I resolve to never vote for a political party, sitting politician or political candidate who creates a Facebook page, posts on any Facebook page, links to a fake news site hosted by Facebook or pays for advertising on Facebook in the lead-up to and/or during an election campaign.

This resolution includes members of all political party executives and associated entities/groups.

Signed
Clarencegirl

Monday, 23 October 2017

Deputy Prime Minister & Nationals MP Barnaby Joyce in real trouble in his own electorate?


This is allegedly a genuine National Party of Australia document. However, to the chagrin of many it has been revealed to be a fake.

https://pbs.twimg.com/media/DMs2L-vUIAALcUZ?format=jpg&name=large


Leaving aside the fake poll, the truth is that it is not just Barnaby Joyce's inappropriate dual citizenship which is a problem.

There is another issue which is not being denied at this stage......

According to News Corps’ Herald Sun on 21 October 2017:

Colleagues have told the Herald Sun they are worried the public figure has been punted out of the family home, which doesn’t exactly coincide with their, er, political beliefs.

The late-night office grappling is believed to have been going on for at least eight months and is an open secret in political circles. One minister was heard exclaiming they couldn’t believe it hadn’t leaked out yet.

Wednesday, 27 September 2017

Thousands of Queenslanders will have their Centrelink payments quarantined with a compulsory cashless welfare card in 2018



Thousands of Queenslanders will have their Centrelink payments quarantined when a compulsory cashless welfare card is brought in next year.

The Federal Government has announced the controversial card will be rolled out across the Wide Bay region, including Bundaberg and Hervey Bay.

Under the scheme 80 per cent of a person's welfare income is quarantined on a debit-style card, which cannot be used on alcohol, gambling or to withdraw cash.

It will apply to people under the age of 35 who receive dole and parenting payments.

The Wide Bay region has an est. resident population of 144,098 people living across 4.5 million hectares, according to the Australian Bureau of Statistics.

The 2016 Census revealed that only 22 per cent of the population stated they had any formal further education after high school and 27.5 per cent stated that their gross weekly incomes were less than $650. Half of those 15 years of age and older had incomes below $500.

In July 2017 Wide Bay had an employment rate of 60.8 per cent, an overall unemployment rate of 8.7 per cent and a youth unemployment rate of 23.6 per cent, according to the Australian Government Labour Market Information Portal and the Queensland Government Statistician’s Office.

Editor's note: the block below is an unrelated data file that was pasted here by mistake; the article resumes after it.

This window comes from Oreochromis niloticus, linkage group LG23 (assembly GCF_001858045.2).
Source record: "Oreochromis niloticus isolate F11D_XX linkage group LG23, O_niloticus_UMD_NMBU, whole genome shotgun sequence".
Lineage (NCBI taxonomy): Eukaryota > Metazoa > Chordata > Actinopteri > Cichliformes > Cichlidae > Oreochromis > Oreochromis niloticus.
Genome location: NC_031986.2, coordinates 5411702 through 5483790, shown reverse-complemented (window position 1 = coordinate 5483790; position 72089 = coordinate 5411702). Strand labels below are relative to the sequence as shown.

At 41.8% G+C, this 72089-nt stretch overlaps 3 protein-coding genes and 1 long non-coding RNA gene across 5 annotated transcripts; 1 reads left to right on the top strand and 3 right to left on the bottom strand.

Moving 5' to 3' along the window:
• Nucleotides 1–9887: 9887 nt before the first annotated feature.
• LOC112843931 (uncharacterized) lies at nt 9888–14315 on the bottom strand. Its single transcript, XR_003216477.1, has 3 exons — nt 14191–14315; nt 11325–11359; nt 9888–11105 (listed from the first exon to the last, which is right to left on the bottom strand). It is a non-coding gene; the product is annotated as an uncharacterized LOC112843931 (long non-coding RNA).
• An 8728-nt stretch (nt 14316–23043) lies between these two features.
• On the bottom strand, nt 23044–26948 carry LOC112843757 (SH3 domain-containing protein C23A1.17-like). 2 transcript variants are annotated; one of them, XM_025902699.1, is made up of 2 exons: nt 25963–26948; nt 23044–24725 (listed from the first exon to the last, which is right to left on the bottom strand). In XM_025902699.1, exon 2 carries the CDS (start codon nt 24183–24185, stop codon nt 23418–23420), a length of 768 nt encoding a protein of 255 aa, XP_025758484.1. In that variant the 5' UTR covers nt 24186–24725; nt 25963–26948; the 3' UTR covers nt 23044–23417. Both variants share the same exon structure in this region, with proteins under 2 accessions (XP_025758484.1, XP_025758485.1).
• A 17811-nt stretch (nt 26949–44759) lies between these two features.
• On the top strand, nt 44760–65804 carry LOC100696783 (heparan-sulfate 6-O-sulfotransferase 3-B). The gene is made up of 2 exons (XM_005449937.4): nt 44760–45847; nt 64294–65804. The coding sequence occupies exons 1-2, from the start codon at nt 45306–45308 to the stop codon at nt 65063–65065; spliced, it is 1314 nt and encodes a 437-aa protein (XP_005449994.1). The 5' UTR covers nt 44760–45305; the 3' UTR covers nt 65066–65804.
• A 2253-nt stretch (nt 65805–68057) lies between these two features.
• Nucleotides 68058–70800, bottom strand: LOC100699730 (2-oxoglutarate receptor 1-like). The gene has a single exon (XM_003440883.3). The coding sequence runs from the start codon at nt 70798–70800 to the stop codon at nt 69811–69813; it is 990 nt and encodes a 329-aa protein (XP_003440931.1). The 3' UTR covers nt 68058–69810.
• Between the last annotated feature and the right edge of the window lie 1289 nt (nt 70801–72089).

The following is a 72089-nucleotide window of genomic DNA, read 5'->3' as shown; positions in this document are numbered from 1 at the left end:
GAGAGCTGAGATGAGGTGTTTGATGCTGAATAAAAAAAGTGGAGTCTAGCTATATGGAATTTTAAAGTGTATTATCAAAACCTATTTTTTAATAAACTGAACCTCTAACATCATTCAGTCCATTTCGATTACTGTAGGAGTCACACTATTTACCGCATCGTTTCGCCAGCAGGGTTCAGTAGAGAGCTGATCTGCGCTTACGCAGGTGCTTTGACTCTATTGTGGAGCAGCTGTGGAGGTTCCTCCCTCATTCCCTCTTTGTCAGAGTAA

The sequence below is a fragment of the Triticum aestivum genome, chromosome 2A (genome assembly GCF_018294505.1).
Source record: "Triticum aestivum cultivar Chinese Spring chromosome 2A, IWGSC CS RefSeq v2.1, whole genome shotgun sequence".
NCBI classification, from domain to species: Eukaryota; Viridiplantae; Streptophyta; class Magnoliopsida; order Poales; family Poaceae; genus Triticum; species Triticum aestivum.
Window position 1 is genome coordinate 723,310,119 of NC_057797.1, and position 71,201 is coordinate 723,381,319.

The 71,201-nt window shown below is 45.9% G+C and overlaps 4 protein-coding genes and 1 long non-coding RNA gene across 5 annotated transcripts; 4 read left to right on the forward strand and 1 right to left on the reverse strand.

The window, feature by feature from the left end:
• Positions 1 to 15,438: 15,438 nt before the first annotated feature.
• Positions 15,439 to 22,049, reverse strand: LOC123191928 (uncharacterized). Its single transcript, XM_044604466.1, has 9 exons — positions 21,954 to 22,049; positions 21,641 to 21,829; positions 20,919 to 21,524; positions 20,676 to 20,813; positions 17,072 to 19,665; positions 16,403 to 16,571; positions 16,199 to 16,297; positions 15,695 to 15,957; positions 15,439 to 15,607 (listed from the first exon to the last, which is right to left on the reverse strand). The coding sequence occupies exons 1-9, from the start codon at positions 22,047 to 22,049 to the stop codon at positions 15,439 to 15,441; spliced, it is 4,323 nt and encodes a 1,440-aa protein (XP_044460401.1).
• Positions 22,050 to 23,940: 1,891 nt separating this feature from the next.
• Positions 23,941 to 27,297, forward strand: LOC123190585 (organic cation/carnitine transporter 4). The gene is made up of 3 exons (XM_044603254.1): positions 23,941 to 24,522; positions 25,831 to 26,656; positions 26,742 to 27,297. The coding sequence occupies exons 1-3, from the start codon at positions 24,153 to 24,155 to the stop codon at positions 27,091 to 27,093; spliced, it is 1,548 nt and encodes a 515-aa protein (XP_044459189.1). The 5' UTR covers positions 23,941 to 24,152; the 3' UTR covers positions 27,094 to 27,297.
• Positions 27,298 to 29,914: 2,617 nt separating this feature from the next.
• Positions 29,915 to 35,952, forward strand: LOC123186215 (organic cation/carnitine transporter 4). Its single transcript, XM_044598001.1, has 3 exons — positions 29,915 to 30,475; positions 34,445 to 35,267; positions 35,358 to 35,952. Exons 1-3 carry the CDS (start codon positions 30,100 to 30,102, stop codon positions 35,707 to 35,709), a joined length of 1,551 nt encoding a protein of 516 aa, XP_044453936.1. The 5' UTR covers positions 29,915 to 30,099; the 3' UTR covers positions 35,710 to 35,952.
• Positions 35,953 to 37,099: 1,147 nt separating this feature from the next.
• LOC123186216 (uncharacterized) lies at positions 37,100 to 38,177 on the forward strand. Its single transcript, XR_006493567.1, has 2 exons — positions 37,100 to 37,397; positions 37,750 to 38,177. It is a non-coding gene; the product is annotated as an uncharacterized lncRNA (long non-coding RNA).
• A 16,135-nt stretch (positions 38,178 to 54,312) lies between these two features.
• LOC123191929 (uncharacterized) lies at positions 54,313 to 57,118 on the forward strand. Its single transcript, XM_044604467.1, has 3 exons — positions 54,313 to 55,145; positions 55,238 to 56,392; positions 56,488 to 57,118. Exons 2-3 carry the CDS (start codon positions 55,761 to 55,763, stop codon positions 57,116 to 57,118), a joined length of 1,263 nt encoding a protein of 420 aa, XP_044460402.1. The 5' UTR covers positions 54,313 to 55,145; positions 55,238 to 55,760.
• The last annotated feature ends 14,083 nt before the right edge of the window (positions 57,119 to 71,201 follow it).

Last year in Queensland there were 6.1 unemployed people for every job vacancy.

The number of businesses operating in the Wide Bay region has been slowly declining for at least the last five years, with the largest industry clusters being agriculture, construction and retail. The last data published shows barely 21,451 businesses – many of which would be owner operated having no employees or only a small number of employees.

In the Wide Bay region this expansion of the Indue cashless debit card program will initially be imposed on est. 6,700 people in Hervey Bay.

Hervey Bay has a population of 56,678 residents, with only 24.8 per cent of the population having any formal further education after high school and half of the population having personal incomes of less than $478 per week.

Families with children make up 48.4 per cent of all family groups and youth unemployment in Hervey Bay mirrors the broader Wide Bay region.

Eventually the cashless debit card program is expected to directly affect up to est. 20,478  individuals as it is rolled out across the region in 2018 and, the flow-on effect will touch their families and local businesses.

A media release by the Minister for Human Services and the Member for Hinkler stated as a principal reason for introducing the cashless debit card into the Hervey Bay community:

The consultations also revealed significant problems with alcohol, drugs and gambling, particularly among young families.  Many community sector leaders were concerned that money meant for children was not being spent on them. The card will ensure that money meant for children will not be spent on alcohol, gambling or drugs.

However, I’m not quite sure that 2016-17 crime statistics for the Qld Police District of Wide Bay-Burnett actually reflects this view.

As it is the Turnbull Government’s intention (sometimes openly stated) to force people off Centrelink’s books by controlling how welfare recipients spend their benefits, I think I can safely say that by the end of 2018 the Liberal Member for Wide Bay Llew O'Brien may find that he was only a one-term wonder in federal parliament and the Nationals Member for Hinkler Keith Pitt may also find that two parliamentary terms is his limit.

"You can opt out of it [the card] by getting a job."
Minister  for Human Services and MP for Aston Alan Tudge
21 September 2017

Thursday, 31 August 2017

Matters don't seem to have markedly improved for the Liberal Party since February 2015